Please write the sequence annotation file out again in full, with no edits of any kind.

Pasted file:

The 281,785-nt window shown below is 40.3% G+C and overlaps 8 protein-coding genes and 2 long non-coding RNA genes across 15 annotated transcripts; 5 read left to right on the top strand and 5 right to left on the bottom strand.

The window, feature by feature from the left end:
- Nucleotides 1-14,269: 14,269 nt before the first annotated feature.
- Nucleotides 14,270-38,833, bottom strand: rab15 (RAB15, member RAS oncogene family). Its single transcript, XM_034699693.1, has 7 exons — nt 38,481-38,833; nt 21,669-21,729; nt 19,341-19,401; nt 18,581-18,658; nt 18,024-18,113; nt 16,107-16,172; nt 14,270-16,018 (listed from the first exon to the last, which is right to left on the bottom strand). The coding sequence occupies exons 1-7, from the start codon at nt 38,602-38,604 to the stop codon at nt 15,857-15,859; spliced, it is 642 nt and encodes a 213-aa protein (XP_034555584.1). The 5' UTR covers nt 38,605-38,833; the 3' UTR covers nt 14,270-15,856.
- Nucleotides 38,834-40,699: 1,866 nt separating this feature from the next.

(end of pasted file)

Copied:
The 281,785-nt window shown below is 40.3% G+C and overlaps 8 protein-coding genes and 2 long non-coding RNA genes across 15 annotated transcripts; 5 read left to right on the top strand and 5 right to left on the bottom strand.

The window, feature by feature from the left end:
- Nucleotides 1-14,269: 14,269 nt before the first annotated feature.
- Nucleotides 14,270-38,833, bottom strand: rab15 (RAB15, member RAS oncogene family). Its single transcript, XM_034699693.1, has 7 exons — nt 38,481-38,833; nt 21,669-21,729; nt 19,341-19,401; nt 18,581-18,658; nt 18,024-18,113; nt 16,107-16,172; nt 14,270-16,018 (listed from the first exon to the last, which is right to left on the bottom strand). The coding sequence occupies exons 1-7, from the start codon at nt 38,602-38,604 to the stop codon at nt 15,857-15,859; spliced, it is 642 nt and encodes a 213-aa protein (XP_034555584.1). The 5' UTR covers nt 38,605-38,833; the 3' UTR covers nt 14,270-15,856.
- Nucleotides 38,834-40,699: 1,866 nt separating this feature from the next.